So, you want to create a LinkedIn profile.

Good for you.

The professional social networking community can be a tremendous tool not just for finding a job but for building and maintaining a network. LinkedIn is also emerging as a source for knowledge in your industry – the company’s pushing its publishing platform, Post, heavily.

I’m in no ways a LinkedIn power user. But I believe that this platform is quite easy to use, especially for those who already can navigate the waters of social media. I also believe that regularly curating your professional, online presence is critical to managing how you’re perceived by others who may be making decisions in your life – i.e. potential employers and business partners – and LinkedIn is one of the easiest ways to do this.

But, you need to either create or significantly revise an outdated profile before you can really dig into the groups, conversations, and other networking opportunities while presenting yourself in the way you want. And this list is for you!

LinkedIn users, did I miss anything from this list? Anything you’d disagree with here? Let me know in the comments!

Step 1: The most important thing to keep you from appearing to be a total newbie to your connections (no matter how few you may have) is to make sure your network doesn’t see the minor updates you make to your profile. When you’re logged in on LinkedIn, visit your profile (top navigation bar, hover over Profile and select Edit Profile). On your profile, at the bottom of the right menu column, there’s a header that says Notify Your Network? Make sure this is marked “No.”

Every other step:

  • Profile image: Find one that’s not pixilated, preferably not a selfie or one that shows you in any state of intoxication, professionally captured if possible. Do the best you can to find and use a photo that you want to represent you to hiring managers, former colleagues, potential business partners – anyone that could be in your general, professional network.
  • Background image: You don’t really need one right away. Focus on other aspects of your profile first.
  • Links to external sites (website, Twitter, etc.): You also don’t need to do this, unless your social networks illustrate the professional image you want to put forth. My profile includes my Twitter handle but not my Facebook profile URL – I use Twitter, not Facebook, for professional endeavors.
  • Custom URL: LinkedIn assigns your profile a random URL, but you can customize it in editing mode. Do this. Beneath your profile picture, hover your cursor over the cog to the left of the URL you see and you’ll be able to enter a new URL. Use the version of your name that you use in your professional presence (i.e. my LinkedIn URL is linkedin.com/in/gailmariecole).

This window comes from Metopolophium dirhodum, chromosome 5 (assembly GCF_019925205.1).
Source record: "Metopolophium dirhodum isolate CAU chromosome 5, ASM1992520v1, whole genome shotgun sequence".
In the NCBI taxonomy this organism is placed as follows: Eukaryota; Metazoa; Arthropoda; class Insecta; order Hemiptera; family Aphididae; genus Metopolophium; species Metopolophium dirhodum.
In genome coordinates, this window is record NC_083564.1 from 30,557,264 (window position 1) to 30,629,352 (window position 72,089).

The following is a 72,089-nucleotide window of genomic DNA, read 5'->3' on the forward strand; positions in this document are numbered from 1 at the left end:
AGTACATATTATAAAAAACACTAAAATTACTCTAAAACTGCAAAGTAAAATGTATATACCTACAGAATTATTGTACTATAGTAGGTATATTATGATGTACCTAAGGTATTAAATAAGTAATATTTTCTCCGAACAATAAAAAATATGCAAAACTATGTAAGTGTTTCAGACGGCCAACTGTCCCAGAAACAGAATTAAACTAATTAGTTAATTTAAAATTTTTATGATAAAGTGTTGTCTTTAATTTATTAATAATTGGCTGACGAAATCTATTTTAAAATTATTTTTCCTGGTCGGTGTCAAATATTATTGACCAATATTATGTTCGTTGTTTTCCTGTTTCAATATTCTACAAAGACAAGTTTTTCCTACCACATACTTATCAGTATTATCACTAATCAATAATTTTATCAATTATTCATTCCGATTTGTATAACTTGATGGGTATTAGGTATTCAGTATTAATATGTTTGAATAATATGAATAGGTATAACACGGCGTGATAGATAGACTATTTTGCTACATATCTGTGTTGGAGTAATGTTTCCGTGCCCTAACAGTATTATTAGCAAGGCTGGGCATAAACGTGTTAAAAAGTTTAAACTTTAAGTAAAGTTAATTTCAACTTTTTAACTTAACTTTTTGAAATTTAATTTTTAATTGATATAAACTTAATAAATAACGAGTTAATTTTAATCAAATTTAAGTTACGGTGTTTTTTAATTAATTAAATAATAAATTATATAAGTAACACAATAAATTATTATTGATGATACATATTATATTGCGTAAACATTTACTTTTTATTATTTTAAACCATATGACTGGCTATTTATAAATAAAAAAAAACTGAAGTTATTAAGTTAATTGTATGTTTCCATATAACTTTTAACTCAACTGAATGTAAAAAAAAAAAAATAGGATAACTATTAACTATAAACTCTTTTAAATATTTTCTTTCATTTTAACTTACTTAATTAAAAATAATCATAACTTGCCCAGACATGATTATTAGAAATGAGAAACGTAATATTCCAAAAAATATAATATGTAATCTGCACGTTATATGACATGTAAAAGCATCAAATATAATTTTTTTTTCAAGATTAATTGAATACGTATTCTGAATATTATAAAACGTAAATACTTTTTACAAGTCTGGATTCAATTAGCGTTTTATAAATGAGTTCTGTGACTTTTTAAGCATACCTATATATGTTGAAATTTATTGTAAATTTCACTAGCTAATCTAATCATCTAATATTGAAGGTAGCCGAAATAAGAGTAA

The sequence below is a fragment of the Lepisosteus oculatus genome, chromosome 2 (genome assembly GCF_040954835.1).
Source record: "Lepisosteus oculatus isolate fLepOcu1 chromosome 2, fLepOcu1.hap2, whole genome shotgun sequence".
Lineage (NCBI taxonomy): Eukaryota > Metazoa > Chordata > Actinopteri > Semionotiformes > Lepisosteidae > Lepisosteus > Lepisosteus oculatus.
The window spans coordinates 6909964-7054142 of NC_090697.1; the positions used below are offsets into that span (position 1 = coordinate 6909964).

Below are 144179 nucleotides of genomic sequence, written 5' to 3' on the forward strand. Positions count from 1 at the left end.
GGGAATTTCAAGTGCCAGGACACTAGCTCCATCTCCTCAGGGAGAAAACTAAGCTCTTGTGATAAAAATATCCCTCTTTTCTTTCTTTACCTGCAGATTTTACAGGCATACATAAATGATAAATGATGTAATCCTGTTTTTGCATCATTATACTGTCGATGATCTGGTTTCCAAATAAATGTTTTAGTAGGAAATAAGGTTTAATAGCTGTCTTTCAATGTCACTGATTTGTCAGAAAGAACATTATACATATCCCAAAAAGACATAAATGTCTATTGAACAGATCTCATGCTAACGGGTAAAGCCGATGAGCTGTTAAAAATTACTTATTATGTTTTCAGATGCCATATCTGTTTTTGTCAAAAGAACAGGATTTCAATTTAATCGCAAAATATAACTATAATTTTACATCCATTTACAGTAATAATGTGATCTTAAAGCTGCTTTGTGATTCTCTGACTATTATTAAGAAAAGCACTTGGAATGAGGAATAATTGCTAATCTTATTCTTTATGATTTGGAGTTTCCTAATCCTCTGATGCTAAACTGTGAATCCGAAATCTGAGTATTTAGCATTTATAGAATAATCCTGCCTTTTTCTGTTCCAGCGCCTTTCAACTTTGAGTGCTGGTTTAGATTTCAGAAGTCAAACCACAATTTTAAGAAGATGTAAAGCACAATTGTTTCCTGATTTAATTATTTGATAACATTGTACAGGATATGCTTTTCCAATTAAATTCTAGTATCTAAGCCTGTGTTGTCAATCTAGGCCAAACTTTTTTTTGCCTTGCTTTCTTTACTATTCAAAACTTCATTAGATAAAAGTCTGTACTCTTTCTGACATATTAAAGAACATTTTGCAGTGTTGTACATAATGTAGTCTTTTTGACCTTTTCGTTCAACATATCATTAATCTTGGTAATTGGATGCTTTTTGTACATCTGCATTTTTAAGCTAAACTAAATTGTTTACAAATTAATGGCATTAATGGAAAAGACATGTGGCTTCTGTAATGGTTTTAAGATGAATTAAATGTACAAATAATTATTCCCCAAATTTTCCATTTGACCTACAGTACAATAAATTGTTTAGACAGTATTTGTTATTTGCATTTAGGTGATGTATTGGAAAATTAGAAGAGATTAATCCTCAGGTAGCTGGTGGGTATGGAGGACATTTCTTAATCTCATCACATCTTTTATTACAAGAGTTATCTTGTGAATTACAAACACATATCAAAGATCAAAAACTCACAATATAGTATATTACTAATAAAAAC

• Title: This always is listed with your profile in news feeds, in any other users’ “People You May Know” lists, and at the top of your page – wherever a preview of your profile will appear. LinkedIn uses whatever you list as your current job as your default title, but in editing mode in your profile, you can list whatever you want. Mine says Corporate Communications Specialist, but when I was actively looking for a job that had anything to do with marketing communications, PR, writing, etc., my title was Marketing Communications Professional. You can get way creative here, of course, but remember: consider how your prospective connections will perceive your profile title.
  • Summary: This can be longer than a typical resume’s summary section – users expect others’ LinkedIn summary sections to share more of a story. You can shoot for a paragraph. The summary is also a good place to embed whatever keywords you want to use to make your profile searchable. Use keywords that you think recruiters will be using to look for folks in your industry (i.e. marketing, writer).
  • Experience: Similar to the summary section, you can either describe your work at different organizations in paragraph form, or use bullets. Also an opportunity to use the keywords used throughout your profile.
  • Other things to add: You can list information under Awards, Certifications, Volunteering, etc., which you’ll see as categories as you scroll down your profile in editing mode. Include things professionally relevant to how you want to present yourself.
  • Skills and Endorsements: This is a place for, in my opinion, folks early in their careers to list any professional skills they’d like to be made visible. Your LinkedIn connections are then prompted to “endorse” you for this skill when they log in to their own profiles. You’ll also be prompted to endorse others whenever you login to LinkedIn.
  • Recommendations: As you build your network, you may be asked by LinkedIn users/your connections to “recommend” them, via a LinkedIn message. Your recommendation would then appear on their profile, and be associated with a  specific job  or project or refer to them in general, depending on the request of the user. This is a lot more valuable than a simple endorsement on LinkedIn because it shows that someone took the time to write a message to commend someone else’s work.
  • Finding connections: As you establish yourself, you’ll encounter several requests from other users to connect. You can either accept or deny them (I’d strongly recommend the latter if you don’t know who these people are or have any mutual connections). To build connections: on the home page, there’s a section in the top right that lists People You May Know. You can scroll through this section to find people you may (or may not) want to connect with. These users are pulled as mutual connections or having some sort of relevance to the work experience you list.

 

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